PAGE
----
Among the other revelations to me: A wonderful array of cheeses, Spanish and otherwise (including a remarkable Catalan sheep's milk cheese called Llanut, covered in wool!), from Cheese Bar, a new all-cheese restaurant in Madrid with an immense cheese shop, Poncelet, nearby; an Adrià-inspired product called Caviaroli, which is olive oil spherified into little pearls, like grains of caviar; and a beautiful new copper device, developed in Italy, called Oleoteca, which is like one of those wines-by-the-glass machines, but dispensing oil instead. There's apparently already one in place at the C.I.A. Greystone campus restaurant in the Napa Valley, and Maris José San Román — chef-proprietor of Monastrell and La Taberna del Gourmet in Alicante — has joined forces with Paolo Pasquali, who invented the contraption, to popularize it in Spain.
I took a break from wandering around the stands to watch part of the Concurso de Bocadillos de Autor, which might be loosely translated as the Creative Sandwich Contest, a competition for chefs sponsored by Berlys, a big Spanish commercial bakery. The only requirement for these sandwiches was that they use a Berlys product; apart from that, they were sandwiches in only the loosest sense. One combined peanut butter, soy sauce pearls, and smoked bonito — a thin sheet of it, dangling over the sandwich on a miniature fishing pole. The winner (photographed above), Álex Múgica from La Cocina de Álex Múgica in Pamplona, offered a combination of anchovies and crab salad garnished with ali-oli, salmorejo (a creamy bread, oil, and tomato sauce), olive powder, ham powder, trout eggs, and pomegranate seeds, among other things. He was awarded a plaque and 3,000 euros for his trouble.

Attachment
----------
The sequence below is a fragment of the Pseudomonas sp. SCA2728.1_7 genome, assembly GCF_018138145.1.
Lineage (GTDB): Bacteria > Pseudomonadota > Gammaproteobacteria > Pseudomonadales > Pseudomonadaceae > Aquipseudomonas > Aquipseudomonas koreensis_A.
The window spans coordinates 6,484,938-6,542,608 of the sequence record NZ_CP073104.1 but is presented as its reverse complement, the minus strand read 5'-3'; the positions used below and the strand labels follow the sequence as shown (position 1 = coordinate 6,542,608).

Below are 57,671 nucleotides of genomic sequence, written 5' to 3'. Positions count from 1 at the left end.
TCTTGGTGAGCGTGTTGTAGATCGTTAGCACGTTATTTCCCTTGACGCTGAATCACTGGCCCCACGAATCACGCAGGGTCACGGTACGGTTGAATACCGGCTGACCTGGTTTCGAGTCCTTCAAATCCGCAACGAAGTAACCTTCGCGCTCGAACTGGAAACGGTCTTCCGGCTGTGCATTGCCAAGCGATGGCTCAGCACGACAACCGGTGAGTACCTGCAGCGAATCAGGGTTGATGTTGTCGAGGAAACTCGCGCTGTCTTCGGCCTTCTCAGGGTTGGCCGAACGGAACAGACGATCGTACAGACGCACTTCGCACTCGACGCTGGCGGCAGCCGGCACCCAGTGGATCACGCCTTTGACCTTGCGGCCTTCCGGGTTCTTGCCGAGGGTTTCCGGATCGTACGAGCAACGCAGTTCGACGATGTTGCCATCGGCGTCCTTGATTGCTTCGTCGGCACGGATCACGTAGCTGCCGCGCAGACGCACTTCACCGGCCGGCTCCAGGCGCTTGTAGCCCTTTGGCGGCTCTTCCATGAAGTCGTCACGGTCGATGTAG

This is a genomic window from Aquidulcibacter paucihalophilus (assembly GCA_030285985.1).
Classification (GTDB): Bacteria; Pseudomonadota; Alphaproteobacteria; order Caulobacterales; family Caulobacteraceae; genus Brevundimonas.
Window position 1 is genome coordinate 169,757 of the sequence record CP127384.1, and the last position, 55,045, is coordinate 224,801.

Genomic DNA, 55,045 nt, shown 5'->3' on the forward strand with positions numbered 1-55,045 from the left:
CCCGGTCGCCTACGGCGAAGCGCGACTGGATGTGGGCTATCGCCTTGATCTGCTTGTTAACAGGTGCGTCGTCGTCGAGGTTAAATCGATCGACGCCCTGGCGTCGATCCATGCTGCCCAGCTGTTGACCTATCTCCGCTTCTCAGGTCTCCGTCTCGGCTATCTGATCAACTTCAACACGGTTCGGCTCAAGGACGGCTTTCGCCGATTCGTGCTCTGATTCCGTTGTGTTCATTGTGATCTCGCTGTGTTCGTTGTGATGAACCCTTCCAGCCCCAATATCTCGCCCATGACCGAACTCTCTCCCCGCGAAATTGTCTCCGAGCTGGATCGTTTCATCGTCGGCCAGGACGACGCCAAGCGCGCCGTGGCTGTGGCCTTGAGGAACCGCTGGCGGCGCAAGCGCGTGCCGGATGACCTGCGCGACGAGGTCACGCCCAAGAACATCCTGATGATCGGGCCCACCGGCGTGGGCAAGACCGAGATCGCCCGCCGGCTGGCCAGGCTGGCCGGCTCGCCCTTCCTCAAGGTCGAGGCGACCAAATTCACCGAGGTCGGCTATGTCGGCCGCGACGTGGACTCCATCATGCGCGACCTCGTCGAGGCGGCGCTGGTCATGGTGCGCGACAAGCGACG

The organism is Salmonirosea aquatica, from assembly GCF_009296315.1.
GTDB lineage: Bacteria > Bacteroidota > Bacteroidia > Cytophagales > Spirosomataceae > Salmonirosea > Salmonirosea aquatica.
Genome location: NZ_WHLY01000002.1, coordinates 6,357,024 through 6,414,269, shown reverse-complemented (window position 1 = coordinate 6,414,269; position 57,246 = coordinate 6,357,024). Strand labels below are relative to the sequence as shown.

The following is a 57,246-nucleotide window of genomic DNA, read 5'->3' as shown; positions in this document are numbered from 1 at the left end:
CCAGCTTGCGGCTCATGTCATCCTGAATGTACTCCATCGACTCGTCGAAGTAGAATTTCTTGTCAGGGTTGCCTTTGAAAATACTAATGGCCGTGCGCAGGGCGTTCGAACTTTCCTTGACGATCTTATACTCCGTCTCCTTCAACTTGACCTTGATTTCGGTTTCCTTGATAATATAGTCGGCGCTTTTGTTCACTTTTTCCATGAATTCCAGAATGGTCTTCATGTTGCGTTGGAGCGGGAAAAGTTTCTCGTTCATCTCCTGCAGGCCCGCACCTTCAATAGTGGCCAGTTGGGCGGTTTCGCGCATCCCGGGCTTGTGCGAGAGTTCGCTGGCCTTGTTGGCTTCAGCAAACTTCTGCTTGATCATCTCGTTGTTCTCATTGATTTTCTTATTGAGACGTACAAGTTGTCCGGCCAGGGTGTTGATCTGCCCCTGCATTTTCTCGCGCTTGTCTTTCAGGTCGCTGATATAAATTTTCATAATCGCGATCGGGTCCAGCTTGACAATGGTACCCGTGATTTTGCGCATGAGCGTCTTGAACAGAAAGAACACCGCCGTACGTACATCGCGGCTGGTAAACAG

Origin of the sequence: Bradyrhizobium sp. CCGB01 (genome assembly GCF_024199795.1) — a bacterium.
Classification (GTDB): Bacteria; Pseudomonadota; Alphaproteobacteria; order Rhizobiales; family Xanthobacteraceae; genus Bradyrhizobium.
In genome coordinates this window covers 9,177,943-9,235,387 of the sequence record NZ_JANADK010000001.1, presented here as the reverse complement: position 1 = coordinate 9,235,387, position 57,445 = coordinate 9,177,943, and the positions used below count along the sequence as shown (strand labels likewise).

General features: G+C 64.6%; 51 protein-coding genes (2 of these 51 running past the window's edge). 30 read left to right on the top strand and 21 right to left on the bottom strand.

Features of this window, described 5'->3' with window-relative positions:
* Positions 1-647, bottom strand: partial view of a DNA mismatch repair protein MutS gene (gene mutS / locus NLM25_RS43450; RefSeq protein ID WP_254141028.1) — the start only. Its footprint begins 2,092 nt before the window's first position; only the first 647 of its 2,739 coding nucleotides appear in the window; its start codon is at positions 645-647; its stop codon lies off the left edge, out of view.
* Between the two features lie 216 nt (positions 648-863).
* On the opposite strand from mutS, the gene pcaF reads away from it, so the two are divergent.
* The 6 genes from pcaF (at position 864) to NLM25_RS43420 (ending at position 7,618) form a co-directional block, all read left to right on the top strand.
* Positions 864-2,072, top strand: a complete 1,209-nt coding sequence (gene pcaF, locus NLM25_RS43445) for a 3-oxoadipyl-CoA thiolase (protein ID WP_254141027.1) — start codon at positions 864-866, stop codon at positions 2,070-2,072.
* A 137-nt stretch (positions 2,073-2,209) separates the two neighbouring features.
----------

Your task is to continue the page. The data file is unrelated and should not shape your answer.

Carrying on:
Be a Part of the Conversation
Join the Daily Meal's Community and Share your Thoughts